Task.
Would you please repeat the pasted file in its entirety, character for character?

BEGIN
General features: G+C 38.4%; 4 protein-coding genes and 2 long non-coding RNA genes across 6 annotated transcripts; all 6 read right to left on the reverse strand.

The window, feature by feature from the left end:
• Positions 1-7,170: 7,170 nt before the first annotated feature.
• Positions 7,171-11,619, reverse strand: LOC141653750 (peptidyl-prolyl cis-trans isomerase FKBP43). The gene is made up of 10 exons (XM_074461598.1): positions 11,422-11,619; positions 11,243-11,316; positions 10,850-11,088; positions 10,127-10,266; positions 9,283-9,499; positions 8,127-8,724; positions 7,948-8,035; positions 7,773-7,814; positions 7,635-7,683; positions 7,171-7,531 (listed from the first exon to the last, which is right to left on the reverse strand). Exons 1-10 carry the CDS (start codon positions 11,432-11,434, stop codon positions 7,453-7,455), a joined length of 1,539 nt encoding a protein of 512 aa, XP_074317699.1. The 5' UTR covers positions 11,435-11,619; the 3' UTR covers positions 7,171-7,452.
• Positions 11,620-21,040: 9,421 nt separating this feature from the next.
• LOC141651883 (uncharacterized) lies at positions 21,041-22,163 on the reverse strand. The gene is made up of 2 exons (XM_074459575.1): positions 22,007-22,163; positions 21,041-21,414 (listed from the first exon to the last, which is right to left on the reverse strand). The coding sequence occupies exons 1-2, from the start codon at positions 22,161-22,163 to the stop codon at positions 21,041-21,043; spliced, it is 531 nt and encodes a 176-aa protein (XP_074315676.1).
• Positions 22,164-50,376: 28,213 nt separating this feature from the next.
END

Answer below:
General features: G+C 38.4%; 4 protein-coding genes and 2 long non-coding RNA genes across 6 annotated transcripts; all 6 read right to left on the reverse strand.

The window, feature by feature from the left end:
• Positions 1-7,170: 7,170 nt before the first annotated feature.
• Positions 7,171-11,619, reverse strand: LOC141653750 (peptidyl-prolyl cis-trans isomerase FKBP43). The gene is made up of 10 exons (XM_074461598.1): positions 11,422-11,619; positions 11,243-11,316; positions 10,850-11,088; positions 10,127-10,266; positions 9,283-9,499; positions 8,127-8,724; positions 7,948-8,035; positions 7,773-7,814; positions 7,635-7,683; positions 7,171-7,531 (listed from the first exon to the last, which is right to left on the reverse strand). Exons 1-10 carry the CDS (start codon positions 11,432-11,434, stop codon positions 7,453-7,455), a joined length of 1,539 nt encoding a protein of 512 aa, XP_074317699.1. The 5' UTR covers positions 11,435-11,619; the 3' UTR covers positions 7,171-7,452.
• Positions 11,620-21,040: 9,421 nt separating this feature from the next.
• LOC141651883 (uncharacterized) lies at positions 21,041-22,163 on the reverse strand. The gene is made up of 2 exons (XM_074459575.1): positions 22,007-22,163; positions 21,041-21,414 (listed from the first exon to the last, which is right to left on the reverse strand). The coding sequence occupies exons 1-2, from the start codon at positions 22,161-22,163 to the stop codon at positions 21,041-21,043; spliced, it is 531 nt and encodes a 176-aa protein (XP_074315676.1).
• Positions 22,164-50,376: 28,213 nt separating this feature from the next.